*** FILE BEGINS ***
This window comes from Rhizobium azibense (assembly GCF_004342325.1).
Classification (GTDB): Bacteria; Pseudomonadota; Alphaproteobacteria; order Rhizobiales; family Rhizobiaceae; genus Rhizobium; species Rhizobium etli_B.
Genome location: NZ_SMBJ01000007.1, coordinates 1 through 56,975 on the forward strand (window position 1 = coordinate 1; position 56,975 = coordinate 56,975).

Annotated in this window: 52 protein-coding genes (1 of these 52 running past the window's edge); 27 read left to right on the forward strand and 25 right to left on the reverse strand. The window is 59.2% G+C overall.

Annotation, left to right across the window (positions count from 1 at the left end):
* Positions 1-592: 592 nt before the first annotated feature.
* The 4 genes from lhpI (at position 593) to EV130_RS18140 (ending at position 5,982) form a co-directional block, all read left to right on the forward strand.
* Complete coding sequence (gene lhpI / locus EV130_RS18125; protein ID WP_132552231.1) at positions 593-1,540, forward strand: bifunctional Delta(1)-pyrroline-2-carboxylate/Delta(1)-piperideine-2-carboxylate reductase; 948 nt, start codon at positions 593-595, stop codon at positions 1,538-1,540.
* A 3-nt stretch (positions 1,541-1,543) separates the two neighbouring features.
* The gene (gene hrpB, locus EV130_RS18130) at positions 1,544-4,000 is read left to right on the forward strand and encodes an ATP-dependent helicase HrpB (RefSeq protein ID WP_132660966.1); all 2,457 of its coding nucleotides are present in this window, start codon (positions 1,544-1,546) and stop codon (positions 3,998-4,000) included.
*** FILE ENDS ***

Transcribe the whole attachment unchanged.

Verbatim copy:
This window comes from Rhizobium azibense (assembly GCF_004342325.1).
Classification (GTDB): Bacteria; Pseudomonadota; Alphaproteobacteria; order Rhizobiales; family Rhizobiaceae; genus Rhizobium; species Rhizobium etli_B.
Genome location: NZ_SMBJ01000007.1, coordinates 1 through 56,975 on the forward strand (window position 1 = coordinate 1; position 56,975 = coordinate 56,975).

Annotated in this window: 52 protein-coding genes (1 of these 52 running past the window's edge); 27 read left to right on the forward strand and 25 right to left on the reverse strand. The window is 59.2% G+C overall.

Annotation, left to right across the window (positions count from 1 at the left end):
* Positions 1-592: 592 nt before the first annotated feature.
* The 4 genes from lhpI (at position 593) to EV130_RS18140 (ending at position 5,982) form a co-directional block, all read left to right on the forward strand.
* Complete coding sequence (gene lhpI / locus EV130_RS18125; protein ID WP_132552231.1) at positions 593-1,540, forward strand: bifunctional Delta(1)-pyrroline-2-carboxylate/Delta(1)-piperideine-2-carboxylate reductase; 948 nt, start codon at positions 593-595, stop codon at positions 1,538-1,540.
* A 3-nt stretch (positions 1,541-1,543) separates the two neighbouring features.
* The gene (gene hrpB, locus EV130_RS18130) at positions 1,544-4,000 is read left to right on the forward strand and encodes an ATP-dependent helicase HrpB (RefSeq protein ID WP_132660966.1); all 2,457 of its coding nucleotides are present in this window, start codon (positions 1,544-1,546) and stop codon (positions 3,998-4,000) included.